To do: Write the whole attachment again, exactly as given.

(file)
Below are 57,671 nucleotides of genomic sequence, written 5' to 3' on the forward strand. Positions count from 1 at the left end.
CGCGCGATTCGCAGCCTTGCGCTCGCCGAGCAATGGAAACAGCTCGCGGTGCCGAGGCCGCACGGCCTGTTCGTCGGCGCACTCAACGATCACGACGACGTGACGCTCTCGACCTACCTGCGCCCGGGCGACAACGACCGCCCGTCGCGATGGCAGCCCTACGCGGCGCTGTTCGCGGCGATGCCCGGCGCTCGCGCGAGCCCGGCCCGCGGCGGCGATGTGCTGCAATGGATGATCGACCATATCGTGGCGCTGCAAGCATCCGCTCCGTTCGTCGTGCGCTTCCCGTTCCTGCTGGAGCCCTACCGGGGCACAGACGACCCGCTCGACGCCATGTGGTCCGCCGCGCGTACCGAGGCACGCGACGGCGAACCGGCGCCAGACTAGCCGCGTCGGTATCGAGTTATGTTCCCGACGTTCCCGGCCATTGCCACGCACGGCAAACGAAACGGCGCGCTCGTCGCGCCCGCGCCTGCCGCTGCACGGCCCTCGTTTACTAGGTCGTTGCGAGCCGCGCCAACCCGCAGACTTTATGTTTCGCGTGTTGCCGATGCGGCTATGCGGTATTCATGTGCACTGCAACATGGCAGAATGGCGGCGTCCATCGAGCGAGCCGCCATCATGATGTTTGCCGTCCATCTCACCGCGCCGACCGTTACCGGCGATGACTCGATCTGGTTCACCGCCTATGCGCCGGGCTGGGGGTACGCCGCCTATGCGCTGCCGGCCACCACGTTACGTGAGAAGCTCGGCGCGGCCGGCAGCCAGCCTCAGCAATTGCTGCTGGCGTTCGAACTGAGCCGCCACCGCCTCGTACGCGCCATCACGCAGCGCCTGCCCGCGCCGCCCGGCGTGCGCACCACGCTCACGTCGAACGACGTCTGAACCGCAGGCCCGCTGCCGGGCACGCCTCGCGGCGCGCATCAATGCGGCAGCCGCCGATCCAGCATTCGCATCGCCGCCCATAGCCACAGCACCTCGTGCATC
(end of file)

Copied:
Below are 57,671 nucleotides of genomic sequence, written 5' to 3' on the forward strand. Positions count from 1 at the left end.
CGCGCGATTCGCAGCCTTGCGCTCGCCGAGCAATGGAAACAGCTCGCGGTGCCGAGGCCGCACGGCCTGTTCGTCGGCGCACTCAACGATCACGACGACGTGACGCTCTCGACCTACCTGCGCCCGGGCGACAACGACCGCCCGTCGCGATGGCAGCCCTACGCGGCGCTGTTCGCGGCGATGCCCGGCGCTCGCGCGAGCCCGGCCCGCGGCGGCGATGTGCTGCAATGGATGATCGACCATATCGTGGCGCTGCAAGCATCCGCTCCGTTCGTCGTGCGCTTCCCGTTCCTGCTGGAGCCCTACCGGGGCACAGACGACCCGCTCGACGCCATGTGGTCCGCCGCGCGTACCGAGGCACGCGACGGCGAACCGGCGCCAGACTAGCCGCGTCGGTATCGAGTTATGTTCCCGACGTTCCCGGCCATTGCCACGCACGGCAAACGAAACGGCGCGCTCGTCGCGCCCGCGCCTGCCGCTGCACGGCCCTCGTTTACTAGGTCGTTGCGAGCCGCGCCAACCCGCAGACTTTATGTTTCGCGTGTTGCCGATGCGGCTATGCGGTATTCATGTGCACTGCAACATGGCAGAATGGCGGCGTCCATCGAGCGAGCCGCCATCATGATGTTTGCCGTCCATCTCACCGCGCCGACCGTTACCGGCGATGACTCGATCTGGTTCACCGCCTATGCGCCGGGCTGGGGGTACGCCGCCTATGCGCTGCCGGCCACCACGTTACGTGAGAAGCTCGGCGCGGCCGGCAGCCAGCCTCAGCAATTGCTGCTGGCGTTCGAACTGAGCCGCCACCGCCTCGTACGCGCCATCACGCAGCGCCTGCCCGCGCCGCCCGGCGTGCGCACCACGCTCACGTCGAACGACGTCTGAACCGCAGGCCCGCTGCCGGGCACGCCTCGCGGCGCGCATCAATGCGGCAGCCGCCGATCCAGCATTCGCATCGCCGCCCATAGCCACAGCACCTCGTGCATC